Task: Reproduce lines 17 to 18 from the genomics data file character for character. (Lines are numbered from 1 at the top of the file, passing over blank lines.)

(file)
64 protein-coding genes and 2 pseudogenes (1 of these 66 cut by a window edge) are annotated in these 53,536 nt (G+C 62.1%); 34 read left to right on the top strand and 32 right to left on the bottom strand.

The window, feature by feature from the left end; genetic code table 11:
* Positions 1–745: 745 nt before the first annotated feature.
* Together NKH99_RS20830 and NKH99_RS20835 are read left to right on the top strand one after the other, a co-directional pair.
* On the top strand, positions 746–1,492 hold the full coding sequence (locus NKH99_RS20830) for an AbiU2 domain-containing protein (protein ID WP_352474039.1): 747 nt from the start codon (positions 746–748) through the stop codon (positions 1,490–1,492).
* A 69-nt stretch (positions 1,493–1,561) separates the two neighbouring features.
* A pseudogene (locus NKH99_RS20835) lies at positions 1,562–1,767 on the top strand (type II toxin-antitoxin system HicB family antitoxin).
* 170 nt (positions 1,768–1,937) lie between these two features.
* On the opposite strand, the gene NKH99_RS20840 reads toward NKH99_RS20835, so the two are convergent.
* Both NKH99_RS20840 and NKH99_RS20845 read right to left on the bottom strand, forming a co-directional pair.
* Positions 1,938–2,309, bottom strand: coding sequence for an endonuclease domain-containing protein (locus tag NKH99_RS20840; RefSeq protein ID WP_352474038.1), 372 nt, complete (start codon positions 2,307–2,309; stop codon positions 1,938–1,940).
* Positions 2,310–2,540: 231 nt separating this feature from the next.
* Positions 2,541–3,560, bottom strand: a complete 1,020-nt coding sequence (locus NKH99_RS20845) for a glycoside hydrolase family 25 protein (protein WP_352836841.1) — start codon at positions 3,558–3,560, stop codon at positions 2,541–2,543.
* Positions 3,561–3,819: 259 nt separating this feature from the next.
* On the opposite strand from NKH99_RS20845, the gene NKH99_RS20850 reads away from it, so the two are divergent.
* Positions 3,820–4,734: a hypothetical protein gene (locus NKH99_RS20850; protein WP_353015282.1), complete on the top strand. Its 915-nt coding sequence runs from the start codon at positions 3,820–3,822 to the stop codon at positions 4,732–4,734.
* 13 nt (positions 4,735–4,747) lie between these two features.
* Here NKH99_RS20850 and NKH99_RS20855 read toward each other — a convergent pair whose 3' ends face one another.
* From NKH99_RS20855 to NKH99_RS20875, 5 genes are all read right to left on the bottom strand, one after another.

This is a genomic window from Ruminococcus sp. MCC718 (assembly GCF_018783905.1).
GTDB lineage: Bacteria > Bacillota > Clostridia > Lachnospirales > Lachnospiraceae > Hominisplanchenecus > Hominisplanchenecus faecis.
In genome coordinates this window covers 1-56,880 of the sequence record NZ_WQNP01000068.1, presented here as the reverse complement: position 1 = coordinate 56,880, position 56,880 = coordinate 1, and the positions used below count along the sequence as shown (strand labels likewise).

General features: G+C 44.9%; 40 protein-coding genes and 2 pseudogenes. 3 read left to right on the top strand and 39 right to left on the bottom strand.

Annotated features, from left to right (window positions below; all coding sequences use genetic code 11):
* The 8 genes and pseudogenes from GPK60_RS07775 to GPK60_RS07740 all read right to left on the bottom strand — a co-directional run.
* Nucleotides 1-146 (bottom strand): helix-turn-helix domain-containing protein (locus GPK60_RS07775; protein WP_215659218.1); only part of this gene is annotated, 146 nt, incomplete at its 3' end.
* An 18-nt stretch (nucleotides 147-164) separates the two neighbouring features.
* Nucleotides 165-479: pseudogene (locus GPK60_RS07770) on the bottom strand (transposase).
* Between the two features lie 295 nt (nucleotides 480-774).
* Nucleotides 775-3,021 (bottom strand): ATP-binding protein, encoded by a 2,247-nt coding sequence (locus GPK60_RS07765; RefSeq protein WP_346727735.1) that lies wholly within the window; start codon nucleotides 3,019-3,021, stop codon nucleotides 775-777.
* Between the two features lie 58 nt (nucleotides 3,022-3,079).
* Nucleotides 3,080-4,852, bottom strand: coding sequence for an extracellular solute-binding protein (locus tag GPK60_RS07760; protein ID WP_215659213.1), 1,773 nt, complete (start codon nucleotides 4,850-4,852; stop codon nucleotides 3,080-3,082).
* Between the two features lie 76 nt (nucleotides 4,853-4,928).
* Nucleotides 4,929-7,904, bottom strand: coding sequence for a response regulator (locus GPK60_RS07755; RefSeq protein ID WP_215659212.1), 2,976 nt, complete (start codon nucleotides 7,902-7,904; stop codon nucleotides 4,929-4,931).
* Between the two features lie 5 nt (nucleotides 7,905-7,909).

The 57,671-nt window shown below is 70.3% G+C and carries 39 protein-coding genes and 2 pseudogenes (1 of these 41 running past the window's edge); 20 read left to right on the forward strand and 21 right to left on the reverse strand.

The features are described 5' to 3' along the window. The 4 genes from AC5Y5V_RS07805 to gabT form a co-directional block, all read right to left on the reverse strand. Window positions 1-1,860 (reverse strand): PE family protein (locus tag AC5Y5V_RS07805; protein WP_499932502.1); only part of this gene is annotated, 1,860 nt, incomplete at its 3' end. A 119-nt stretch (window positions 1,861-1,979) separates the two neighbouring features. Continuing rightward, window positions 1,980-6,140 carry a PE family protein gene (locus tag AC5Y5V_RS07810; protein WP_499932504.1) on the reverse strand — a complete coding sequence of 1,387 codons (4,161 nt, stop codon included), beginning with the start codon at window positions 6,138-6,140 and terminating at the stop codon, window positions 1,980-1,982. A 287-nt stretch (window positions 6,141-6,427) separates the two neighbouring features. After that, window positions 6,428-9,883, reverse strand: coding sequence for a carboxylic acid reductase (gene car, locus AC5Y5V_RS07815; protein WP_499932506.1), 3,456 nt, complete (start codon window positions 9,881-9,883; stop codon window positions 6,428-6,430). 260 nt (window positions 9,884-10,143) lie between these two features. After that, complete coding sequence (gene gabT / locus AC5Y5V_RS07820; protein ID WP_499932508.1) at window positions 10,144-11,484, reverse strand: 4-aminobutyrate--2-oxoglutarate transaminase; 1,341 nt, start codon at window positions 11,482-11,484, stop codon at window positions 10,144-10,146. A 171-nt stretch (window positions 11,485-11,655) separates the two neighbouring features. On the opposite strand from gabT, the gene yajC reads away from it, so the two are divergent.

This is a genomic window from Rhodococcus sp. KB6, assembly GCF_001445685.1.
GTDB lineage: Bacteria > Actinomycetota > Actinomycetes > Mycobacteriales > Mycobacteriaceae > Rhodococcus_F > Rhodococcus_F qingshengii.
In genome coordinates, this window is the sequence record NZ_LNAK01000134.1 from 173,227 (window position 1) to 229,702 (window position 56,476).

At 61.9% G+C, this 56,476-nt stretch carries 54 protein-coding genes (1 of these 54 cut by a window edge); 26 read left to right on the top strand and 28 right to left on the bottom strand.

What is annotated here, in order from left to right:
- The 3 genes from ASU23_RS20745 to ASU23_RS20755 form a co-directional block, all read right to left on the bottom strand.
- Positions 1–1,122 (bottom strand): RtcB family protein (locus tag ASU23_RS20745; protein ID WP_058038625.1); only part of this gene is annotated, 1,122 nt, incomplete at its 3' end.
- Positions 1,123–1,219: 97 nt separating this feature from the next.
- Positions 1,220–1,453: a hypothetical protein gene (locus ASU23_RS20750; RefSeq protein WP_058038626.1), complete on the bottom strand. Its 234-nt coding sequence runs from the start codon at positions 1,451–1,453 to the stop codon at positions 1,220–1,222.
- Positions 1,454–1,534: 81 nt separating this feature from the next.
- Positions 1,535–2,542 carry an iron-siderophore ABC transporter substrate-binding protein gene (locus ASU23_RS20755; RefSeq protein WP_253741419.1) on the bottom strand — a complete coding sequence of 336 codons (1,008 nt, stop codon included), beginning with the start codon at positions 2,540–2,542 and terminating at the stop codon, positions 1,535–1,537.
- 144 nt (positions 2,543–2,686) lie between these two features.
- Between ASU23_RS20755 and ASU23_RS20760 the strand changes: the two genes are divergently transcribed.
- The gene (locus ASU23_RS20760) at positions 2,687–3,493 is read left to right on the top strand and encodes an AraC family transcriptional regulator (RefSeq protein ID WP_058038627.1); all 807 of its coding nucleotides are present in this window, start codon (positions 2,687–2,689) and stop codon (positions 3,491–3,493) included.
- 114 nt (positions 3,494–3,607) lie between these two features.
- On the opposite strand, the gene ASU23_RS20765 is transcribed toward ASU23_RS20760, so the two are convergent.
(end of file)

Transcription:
* 13 nt (positions 4,735–4,747) lie between these two features.
* Here NKH99_RS20850 and NKH99_RS20855 read toward each other — a convergent pair whose 3' ends face one another.